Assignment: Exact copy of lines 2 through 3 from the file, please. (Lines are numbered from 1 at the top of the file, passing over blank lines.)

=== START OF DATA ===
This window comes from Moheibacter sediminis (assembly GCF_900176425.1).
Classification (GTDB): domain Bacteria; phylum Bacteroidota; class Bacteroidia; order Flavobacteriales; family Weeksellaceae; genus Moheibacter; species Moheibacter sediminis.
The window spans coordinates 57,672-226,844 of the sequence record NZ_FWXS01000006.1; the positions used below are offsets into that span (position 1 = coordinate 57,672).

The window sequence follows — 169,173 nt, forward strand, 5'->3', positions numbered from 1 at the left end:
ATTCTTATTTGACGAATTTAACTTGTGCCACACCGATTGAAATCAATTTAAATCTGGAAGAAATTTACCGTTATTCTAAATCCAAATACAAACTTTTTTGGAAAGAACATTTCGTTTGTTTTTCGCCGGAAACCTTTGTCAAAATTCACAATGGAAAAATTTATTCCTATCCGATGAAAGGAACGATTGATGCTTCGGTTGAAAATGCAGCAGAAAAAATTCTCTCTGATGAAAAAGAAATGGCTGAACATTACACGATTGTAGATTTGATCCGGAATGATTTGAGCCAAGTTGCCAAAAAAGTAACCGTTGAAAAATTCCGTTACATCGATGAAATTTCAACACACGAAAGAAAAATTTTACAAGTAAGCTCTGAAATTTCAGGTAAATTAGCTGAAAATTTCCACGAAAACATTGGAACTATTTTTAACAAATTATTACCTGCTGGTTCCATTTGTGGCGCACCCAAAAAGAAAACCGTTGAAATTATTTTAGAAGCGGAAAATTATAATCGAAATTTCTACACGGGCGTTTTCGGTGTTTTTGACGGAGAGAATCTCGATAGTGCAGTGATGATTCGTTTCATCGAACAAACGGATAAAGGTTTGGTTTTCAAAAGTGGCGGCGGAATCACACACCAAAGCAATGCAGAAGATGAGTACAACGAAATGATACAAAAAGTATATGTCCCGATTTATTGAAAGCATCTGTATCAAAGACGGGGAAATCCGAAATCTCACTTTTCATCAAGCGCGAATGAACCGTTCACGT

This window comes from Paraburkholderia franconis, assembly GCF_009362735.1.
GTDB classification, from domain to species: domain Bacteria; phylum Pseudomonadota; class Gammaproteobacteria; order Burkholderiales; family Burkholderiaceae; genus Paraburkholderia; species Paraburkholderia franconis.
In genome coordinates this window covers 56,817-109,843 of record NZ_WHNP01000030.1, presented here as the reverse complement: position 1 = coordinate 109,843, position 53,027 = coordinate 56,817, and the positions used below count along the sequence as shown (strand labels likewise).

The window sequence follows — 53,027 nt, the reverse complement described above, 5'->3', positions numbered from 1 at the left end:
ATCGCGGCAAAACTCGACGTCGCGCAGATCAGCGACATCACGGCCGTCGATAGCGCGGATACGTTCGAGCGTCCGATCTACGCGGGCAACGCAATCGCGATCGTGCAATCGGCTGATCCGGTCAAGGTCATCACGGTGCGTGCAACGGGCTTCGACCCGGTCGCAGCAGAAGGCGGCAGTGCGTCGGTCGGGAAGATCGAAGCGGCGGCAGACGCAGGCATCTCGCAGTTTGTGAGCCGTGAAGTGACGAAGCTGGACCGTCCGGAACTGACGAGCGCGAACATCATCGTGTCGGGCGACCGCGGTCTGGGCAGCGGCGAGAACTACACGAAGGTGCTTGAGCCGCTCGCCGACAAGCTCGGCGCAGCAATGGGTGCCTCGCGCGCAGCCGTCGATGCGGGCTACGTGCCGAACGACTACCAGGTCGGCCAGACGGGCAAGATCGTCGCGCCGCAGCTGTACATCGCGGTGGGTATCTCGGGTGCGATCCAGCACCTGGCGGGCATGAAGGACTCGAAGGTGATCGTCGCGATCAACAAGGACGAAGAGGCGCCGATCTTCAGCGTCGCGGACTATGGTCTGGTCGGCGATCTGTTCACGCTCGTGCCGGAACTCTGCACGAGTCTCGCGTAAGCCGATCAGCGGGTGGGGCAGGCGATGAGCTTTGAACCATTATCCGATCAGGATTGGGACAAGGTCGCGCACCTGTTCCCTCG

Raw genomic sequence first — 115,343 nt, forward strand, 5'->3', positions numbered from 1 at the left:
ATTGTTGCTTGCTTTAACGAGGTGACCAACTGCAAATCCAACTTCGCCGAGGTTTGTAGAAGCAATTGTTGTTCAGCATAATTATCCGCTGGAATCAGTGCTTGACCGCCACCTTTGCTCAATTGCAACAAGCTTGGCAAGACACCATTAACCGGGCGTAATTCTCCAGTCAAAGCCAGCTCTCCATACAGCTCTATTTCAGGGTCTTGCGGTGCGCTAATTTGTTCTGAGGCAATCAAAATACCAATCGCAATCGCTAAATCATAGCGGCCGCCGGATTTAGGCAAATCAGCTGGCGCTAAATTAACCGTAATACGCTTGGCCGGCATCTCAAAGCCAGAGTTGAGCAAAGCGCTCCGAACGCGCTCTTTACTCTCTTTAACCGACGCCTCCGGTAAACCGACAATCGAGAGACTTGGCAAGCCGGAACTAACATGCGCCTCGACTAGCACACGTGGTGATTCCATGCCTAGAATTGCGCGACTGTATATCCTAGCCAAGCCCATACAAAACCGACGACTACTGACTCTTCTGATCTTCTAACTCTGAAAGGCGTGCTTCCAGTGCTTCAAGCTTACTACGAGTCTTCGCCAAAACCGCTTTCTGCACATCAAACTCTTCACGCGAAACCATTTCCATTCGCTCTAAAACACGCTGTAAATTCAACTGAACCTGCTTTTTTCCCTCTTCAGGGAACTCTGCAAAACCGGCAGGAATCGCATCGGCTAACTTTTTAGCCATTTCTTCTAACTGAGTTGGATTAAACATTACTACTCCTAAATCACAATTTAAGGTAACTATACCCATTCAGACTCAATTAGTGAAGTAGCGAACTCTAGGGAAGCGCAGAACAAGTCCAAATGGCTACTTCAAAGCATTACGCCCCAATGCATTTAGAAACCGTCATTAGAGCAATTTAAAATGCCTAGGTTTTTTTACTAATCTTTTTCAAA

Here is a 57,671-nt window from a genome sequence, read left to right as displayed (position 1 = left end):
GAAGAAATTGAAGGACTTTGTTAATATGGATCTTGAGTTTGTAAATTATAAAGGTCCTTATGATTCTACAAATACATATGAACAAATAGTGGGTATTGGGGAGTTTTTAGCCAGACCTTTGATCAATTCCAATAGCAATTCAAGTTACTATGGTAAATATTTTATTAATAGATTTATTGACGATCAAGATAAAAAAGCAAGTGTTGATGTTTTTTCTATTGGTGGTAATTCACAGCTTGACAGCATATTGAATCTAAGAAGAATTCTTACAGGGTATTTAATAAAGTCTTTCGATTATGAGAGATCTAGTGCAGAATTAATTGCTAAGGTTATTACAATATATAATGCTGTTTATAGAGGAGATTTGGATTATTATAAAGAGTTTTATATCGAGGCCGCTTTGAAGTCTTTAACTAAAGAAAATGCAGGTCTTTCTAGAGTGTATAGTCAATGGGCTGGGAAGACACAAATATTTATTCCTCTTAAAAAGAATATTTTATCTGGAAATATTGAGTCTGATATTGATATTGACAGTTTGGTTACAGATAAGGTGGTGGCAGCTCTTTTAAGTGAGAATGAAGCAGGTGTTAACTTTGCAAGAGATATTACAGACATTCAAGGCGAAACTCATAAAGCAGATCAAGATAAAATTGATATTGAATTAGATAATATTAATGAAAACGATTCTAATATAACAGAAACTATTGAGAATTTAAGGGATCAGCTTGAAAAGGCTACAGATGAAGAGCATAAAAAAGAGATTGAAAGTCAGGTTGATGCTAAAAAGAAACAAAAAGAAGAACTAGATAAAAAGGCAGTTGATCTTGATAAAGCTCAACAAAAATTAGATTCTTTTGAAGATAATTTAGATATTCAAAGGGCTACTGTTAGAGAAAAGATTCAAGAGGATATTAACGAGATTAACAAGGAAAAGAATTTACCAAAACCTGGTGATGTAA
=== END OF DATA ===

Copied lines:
Classification (GTDB): domain Bacteria; phylum Bacteroidota; class Bacteroidia; order Flavobacteriales; family Weeksellaceae; genus Moheibacter; species Moheibacter sediminis.
The window spans coordinates 57,672-226,844 of the sequence record NZ_FWXS01000006.1; the positions used below are offsets into that span (position 1 = coordinate 57,672).